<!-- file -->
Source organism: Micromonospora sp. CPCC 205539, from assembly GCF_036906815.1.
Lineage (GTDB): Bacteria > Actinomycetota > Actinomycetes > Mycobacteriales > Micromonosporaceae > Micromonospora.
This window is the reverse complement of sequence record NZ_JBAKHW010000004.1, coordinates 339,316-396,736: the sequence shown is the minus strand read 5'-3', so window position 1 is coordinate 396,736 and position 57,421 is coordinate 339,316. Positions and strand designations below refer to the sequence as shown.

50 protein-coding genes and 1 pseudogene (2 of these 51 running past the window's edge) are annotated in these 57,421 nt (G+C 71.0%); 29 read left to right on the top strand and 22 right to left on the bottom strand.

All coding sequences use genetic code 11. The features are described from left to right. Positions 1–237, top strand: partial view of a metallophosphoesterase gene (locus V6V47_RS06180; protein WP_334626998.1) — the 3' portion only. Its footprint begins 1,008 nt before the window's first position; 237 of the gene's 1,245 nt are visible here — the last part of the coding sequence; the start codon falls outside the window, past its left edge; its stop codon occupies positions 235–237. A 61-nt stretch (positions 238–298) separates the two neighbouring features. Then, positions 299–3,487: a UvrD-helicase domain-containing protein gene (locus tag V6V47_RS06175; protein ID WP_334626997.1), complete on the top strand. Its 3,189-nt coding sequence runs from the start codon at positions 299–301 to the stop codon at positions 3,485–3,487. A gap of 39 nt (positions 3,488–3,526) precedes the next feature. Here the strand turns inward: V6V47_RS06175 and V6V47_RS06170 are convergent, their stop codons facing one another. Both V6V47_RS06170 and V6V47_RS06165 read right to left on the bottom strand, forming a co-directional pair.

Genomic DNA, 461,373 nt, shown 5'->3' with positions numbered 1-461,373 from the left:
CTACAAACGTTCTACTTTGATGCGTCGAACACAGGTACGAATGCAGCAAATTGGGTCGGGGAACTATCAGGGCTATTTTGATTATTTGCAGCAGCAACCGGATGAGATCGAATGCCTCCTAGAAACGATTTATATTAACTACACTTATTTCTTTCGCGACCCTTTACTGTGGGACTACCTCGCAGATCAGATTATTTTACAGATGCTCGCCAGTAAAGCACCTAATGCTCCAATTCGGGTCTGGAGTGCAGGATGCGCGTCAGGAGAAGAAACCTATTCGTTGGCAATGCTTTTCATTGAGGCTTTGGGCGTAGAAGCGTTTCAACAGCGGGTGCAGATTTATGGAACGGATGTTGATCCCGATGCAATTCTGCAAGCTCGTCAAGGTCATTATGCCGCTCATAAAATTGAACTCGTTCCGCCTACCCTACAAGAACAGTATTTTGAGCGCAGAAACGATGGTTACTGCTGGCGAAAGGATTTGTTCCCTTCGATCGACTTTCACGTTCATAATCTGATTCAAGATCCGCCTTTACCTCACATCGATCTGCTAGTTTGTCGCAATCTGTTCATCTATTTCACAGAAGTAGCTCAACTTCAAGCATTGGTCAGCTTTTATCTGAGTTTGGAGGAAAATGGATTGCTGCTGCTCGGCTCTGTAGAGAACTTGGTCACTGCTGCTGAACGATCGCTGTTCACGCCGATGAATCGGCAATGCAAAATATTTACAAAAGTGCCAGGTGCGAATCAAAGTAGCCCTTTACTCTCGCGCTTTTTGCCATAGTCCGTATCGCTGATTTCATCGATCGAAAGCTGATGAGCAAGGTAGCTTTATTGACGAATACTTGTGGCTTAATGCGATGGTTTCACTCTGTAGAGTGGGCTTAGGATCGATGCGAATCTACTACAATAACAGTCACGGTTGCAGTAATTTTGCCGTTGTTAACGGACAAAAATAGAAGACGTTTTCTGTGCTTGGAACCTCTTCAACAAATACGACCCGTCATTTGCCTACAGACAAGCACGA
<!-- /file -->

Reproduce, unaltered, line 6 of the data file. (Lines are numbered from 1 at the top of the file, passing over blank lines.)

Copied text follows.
Genomic DNA, 461,373 nt, shown 5'->3' with positions numbered 1-461,373 from the left: